EU Proposes Ban On Pesticides Linked To The Decline Of Honeybees

by Mandy Adwell on 02/04/2013

in Business,Earth,Politics

European honeybee

The bee population has had it pretty rough, experiencing a rapid decline largely due to pesticides and other human activity. The European Commission finally has some encouraging news in the name of bees, announcing it would like EU member states to restrict the use of neonicotinoid insecticides on sunflower, maize, cotton, and rapeseed crops.

According to a report from the European Food Safety Authority, three of the most popular neonicotinoid pesticides pose a serious risk to honeybees. France has already banned one form of this pesticide for use on rapeseed crops last June.

“We are requesting member states suspend for two years the use of this pesticide on seeds, granulates and sprays for crops which attract bees,” said Frederic Vincent, Commission health spokesman. “We hope the regulation can be adopted before March.”

There would be one exception for maize seeds planted this year, which would authorize the use unless member states chose to implement their own restrictions.

One of the pesticide companies, Syngenta, has strongly defended its products against the claim that it contributes to the declining bee population, known as “colony collapse disorder.” The company claims to be “fully respectful of the environment” and that none of the allegations regarding their products had been proven. Chairman Martin Taylor says the bee population is in decline due to disease and poor nutrition.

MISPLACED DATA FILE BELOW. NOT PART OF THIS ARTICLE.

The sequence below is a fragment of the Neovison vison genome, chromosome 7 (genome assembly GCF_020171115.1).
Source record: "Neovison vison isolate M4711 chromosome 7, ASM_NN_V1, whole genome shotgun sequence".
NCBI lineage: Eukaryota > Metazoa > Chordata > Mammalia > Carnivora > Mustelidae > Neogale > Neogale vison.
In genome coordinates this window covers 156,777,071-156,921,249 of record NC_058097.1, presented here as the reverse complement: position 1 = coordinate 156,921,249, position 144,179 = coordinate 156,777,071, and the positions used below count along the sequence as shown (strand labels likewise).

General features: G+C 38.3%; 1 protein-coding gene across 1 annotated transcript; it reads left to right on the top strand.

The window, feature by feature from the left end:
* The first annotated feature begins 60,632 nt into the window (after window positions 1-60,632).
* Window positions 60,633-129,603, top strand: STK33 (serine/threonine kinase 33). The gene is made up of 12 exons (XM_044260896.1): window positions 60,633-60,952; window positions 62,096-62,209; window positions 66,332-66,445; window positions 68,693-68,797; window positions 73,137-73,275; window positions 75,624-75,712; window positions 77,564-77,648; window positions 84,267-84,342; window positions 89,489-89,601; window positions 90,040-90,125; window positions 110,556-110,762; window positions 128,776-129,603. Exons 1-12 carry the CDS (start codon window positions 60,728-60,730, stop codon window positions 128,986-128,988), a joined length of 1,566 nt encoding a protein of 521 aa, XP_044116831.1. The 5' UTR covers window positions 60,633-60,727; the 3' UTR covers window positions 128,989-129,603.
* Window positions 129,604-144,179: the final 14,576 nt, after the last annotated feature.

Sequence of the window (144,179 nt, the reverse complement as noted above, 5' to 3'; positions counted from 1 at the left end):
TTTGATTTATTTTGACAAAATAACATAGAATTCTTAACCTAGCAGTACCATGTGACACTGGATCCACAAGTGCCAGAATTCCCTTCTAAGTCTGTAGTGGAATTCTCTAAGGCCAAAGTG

Friends of the Earth disagrees. According to head of campaigns Andrew Pendleton, “the evidence linking neonicotinoid chemicals to declining bee populations is growing. It is time to put farmers and nature before pesticide company profits. Ministers must act quickly to support safe and effective alternatives to chemical insecticides.”

Whether it impacts bees as much as is now thought or not, would you agree that this is still a smart move?

Image CC licensed by Tom Bech: European honeybee

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